Want to keep learning?

This content is taken from the Cambridge Assessment English & Cambridge Assessment International Education's online course, Teaching Your Subject in English. Join the course to learn more.

Skip to 0 minutes and 11 seconds Since I teach geography and history, I think it’s quite important to get students to make connections with whatever they know about this subject in their lives, because it’s very much about life that they are studying. I mean, geography is not something abstract, something that some scientist made up. It’s very much about life, so I think at the beginning it’s very important to check what connections they can make with their own life and as they are going through the unit, to stop every now and then to see how they are doing with the aims that we have with that particular unit. So, yes, we do evaluate a lot.

Skip to 0 minutes and 44 seconds I might ask them to do self- or peer assessment, the evaluating which I think is also very, very important, and they get better at doing it. It helps their critical-thinking skills. But to begin with, I’d give them a frame. So I might say, OK, your photograph that you took of a portrait, the tone is good, quite good, unclear. So they might just circle something. And then they build in their own critical comment, constructive comment, as the year goes on. So peer and self- assessment, self-evaluation, is part of the learning cycle and, again, all related to learning objectives. So the monitoring, evaluation, I think, comes hand in hand.

Skip to 1 minute and 31 seconds Having a framework is quite good, enabling them, at least initially when you’re beginning to teach in this sort of way, to monitor their learning and what kinds of things they need to be looking at and talking about. I’ve seen this used quite often as well, where you use WWW, not being the world wide web, being What Went Well, and then EBI, Even Better If. And so if you simply put up those two columns, then people can write in those columns. You can get them to come up to the board, or get them to do it on a sheet of paper, perhaps in their groups. That really helps them begin to monitor each other.

Skip to 2 minutes and 0 seconds Also it gives a nice, kind of positive way of looking at things, exactly, praising to begin with what went well. Then saying, OK, develop mentally. What could you do to be better, be it in your subject content, in your language, be it in your behaviour within the group as well? That really helps them think for themselves. And it also actually helps you as a teacher because it makes you realise what they have reflected on. What they know about themselves, helps… you assess how far they’re getting on in the various stages and ideas of learning. That helps you then prepare for the next lesson. So I like to get learners evaluating their learning at the end of the lesson.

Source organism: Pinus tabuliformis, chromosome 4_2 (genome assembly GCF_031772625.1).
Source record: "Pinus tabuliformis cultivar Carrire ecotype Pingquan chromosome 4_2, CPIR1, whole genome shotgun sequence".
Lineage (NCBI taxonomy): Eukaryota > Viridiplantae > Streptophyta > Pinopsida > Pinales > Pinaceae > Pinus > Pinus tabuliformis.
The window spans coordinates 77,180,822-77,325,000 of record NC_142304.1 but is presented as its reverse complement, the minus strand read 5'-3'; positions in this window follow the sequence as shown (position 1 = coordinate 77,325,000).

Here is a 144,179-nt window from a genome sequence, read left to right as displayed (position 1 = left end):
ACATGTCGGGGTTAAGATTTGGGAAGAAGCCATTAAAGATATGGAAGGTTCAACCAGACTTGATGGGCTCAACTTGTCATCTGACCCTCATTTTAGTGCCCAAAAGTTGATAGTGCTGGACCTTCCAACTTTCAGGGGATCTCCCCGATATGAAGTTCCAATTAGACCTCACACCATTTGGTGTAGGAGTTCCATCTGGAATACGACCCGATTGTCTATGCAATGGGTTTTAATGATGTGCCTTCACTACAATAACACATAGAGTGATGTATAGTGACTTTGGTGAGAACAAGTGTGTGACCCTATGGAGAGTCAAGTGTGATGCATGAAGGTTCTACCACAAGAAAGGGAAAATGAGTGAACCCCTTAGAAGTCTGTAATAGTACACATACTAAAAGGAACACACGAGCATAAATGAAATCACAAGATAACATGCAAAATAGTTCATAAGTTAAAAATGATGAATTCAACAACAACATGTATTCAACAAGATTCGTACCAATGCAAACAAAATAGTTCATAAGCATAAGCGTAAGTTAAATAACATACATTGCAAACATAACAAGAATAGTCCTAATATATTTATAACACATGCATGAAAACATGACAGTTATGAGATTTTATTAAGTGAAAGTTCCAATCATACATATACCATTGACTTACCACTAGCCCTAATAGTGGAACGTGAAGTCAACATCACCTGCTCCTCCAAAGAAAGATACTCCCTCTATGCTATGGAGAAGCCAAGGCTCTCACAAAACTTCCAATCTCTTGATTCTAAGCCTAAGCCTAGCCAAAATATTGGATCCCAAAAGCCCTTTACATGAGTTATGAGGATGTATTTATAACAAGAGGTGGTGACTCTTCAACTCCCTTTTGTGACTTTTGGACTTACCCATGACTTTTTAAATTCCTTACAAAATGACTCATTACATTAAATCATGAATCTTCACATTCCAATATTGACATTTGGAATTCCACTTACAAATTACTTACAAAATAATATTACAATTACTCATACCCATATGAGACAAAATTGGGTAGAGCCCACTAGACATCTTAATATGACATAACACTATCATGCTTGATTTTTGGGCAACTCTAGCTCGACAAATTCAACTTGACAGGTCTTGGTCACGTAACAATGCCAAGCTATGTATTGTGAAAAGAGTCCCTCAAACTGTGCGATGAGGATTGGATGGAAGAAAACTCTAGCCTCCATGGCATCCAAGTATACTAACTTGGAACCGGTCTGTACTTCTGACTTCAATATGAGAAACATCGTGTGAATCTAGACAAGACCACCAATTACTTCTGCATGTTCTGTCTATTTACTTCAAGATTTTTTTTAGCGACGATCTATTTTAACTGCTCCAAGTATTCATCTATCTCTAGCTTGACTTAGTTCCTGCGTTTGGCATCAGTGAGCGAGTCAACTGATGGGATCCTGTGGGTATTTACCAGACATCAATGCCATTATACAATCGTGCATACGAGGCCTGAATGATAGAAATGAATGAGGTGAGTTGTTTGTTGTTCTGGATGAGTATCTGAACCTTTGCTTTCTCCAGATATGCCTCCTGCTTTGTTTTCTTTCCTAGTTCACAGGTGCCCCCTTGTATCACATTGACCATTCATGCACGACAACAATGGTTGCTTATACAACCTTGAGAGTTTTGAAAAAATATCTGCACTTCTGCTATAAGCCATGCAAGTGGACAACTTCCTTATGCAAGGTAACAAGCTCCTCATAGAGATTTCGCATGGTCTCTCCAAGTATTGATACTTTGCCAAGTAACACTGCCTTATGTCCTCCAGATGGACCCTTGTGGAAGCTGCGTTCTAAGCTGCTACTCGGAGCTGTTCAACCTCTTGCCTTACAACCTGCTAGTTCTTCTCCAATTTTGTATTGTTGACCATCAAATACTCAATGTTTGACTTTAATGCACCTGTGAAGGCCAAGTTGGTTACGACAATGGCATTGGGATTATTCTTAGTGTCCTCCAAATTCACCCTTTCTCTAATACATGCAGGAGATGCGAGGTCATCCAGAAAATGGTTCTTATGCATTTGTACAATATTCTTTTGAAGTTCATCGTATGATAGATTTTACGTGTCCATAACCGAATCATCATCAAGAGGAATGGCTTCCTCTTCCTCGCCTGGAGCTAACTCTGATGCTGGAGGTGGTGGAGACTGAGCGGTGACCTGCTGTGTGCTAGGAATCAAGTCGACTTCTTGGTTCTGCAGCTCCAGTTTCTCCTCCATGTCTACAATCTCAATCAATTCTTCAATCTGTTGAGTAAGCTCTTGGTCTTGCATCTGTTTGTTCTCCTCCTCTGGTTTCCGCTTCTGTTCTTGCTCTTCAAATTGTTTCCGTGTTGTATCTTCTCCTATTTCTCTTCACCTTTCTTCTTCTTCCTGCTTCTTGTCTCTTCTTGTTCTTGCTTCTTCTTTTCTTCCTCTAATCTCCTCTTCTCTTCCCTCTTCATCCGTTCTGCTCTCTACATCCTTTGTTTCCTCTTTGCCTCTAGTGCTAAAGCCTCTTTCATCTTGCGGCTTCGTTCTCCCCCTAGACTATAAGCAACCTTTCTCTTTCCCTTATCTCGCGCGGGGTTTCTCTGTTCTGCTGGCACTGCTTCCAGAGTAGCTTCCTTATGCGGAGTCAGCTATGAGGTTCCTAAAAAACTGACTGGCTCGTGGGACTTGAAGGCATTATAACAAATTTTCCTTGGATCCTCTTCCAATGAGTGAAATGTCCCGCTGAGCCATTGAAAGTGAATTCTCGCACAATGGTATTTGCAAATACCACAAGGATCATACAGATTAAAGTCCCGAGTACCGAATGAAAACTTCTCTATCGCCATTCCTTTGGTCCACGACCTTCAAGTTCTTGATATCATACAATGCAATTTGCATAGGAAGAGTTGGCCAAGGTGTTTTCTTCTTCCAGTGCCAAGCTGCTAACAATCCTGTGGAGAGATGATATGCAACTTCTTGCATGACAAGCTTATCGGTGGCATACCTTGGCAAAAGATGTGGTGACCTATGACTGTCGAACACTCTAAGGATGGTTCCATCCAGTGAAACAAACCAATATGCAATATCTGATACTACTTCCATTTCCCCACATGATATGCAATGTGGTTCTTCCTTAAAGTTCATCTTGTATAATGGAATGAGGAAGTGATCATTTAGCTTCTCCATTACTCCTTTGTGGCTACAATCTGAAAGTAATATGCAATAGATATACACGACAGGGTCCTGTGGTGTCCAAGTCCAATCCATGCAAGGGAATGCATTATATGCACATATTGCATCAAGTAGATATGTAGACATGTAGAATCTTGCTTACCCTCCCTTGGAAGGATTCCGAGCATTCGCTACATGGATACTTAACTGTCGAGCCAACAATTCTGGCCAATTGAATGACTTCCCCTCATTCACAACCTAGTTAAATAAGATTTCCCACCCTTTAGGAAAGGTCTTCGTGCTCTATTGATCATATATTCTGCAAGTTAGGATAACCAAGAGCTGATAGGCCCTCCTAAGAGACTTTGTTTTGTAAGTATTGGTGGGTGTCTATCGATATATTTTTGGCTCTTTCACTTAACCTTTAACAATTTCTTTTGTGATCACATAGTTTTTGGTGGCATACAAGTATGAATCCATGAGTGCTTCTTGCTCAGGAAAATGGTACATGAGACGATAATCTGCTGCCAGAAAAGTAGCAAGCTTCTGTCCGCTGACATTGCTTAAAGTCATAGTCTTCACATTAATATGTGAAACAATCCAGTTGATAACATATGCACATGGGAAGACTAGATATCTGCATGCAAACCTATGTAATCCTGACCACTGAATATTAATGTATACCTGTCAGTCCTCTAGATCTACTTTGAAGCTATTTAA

Skip to 2 minutes and 33 seconds Mainly, it’s what’s sometimes in the business is called AFL, Assessment For Learning. I need to know how well my objectives for my lesson have been achieved. I can’t assume, simply looking around the room and seeing smiling faces, that everybody has understood and gone along the way as far as I want. It cannot be assumed. There is a tendency to think learners learn what you teach, but that’s manifestly not the case. They learn what they are motivated to learn, and you need to check that they have actually got the principal concepts that will help you to achieve the objectives of the lesson.

Skip to 3 minutes and 14 seconds There’s an idea which I’ve seen a lot of teachers use which is an exit ticket, where you even get students to write down at the end of the lesson what they think they’ve learned. Then there may also be a question they could ask on there, saying, what else would I need to know to further my knowledge or ability or capability in this subject? You can take that in as a teacher. It helps you then to prepare for that next lesson. Critical at the end is also, as Paul mentioned, giving them time to ask a question. I love the idea of an exit ticket.

Skip to 3 minutes and 42 seconds And if you don’t have time for that, just summarising by giving them time to think, review, ask questions, and think about what the next part of the learning might be.

Getting learners to evaluate/reflect on learning

Involving learners in evaluating and reflecting on learning can include: going through the answers to a task, getting learners to think about the strategies they used to complete a task, getting learners to think about what they found difficult or easy about a task and getting learners to think about whether they did something well or less well. You’re going to watch our subject teachers talk about how they get learners talking about what they’ve done.

For example, Let’s go through your answers to the maths questions and think about them carefully.

Watch the video clip and take notes to complete the table below. What do the teachers say they do to get learners to evaluate their learning?

Teacher Things they do

Check your answers in the pdf in the downloads section below.


How do you involve your learners in evaluating/reflecting on subject learning in English? Join the discussion and tell us about how you do this.

Share this video:

This video is from the free online course:

Teaching Your Subject in English

Cambridge Assessment English

Get a taste of this course

Find out what this course is like by previewing some of the course steps before you join: